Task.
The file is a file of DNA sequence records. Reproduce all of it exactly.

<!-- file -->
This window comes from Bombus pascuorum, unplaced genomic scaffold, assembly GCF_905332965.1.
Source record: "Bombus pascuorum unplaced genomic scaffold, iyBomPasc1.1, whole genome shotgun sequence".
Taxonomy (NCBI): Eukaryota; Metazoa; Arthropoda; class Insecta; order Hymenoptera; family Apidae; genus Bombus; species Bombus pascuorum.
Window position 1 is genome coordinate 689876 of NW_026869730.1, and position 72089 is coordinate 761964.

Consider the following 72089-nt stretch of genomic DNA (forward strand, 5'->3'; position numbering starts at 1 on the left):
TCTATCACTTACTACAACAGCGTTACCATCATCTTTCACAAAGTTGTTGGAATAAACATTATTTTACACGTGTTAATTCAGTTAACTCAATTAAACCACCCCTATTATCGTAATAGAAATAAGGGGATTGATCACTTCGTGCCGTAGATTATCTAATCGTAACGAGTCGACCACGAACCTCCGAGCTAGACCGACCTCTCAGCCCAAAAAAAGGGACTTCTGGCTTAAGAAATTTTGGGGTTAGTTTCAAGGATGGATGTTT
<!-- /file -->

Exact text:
This window comes from Bombus pascuorum, unplaced genomic scaffold, assembly GCF_905332965.1.
Source record: "Bombus pascuorum unplaced genomic scaffold, iyBomPasc1.1, whole genome shotgun sequence".
Taxonomy (NCBI): Eukaryota; Metazoa; Arthropoda; class Insecta; order Hymenoptera; family Apidae; genus Bombus; species Bombus pascuorum.
Window position 1 is genome coordinate 689876 of NW_026869730.1, and position 72089 is coordinate 761964.

Consider the following 72089-nt stretch of genomic DNA (forward strand, 5'->3'; position numbering starts at 1 on the left):
TCTATCACTTACTACAACAGCGTTACCATCATCTTTCACAAAGTTGTTGGAATAAACATTATTTTACACGTGTTAATTCAGTTAACTCAATTAAACCACCCCTATTATCGTAATAGAAATAAGGGGATTGATCACTTCGTGCCGTAGATTATCTAATCGTAACGAGTCGACCACGAACCTCCGAGCTAGACCGACCTCTCAGCCCAAAAAAAGGGACTTCTGGCTTAAGAAATTTTGGGGTTAGTTTCAAGGATGGATGTTT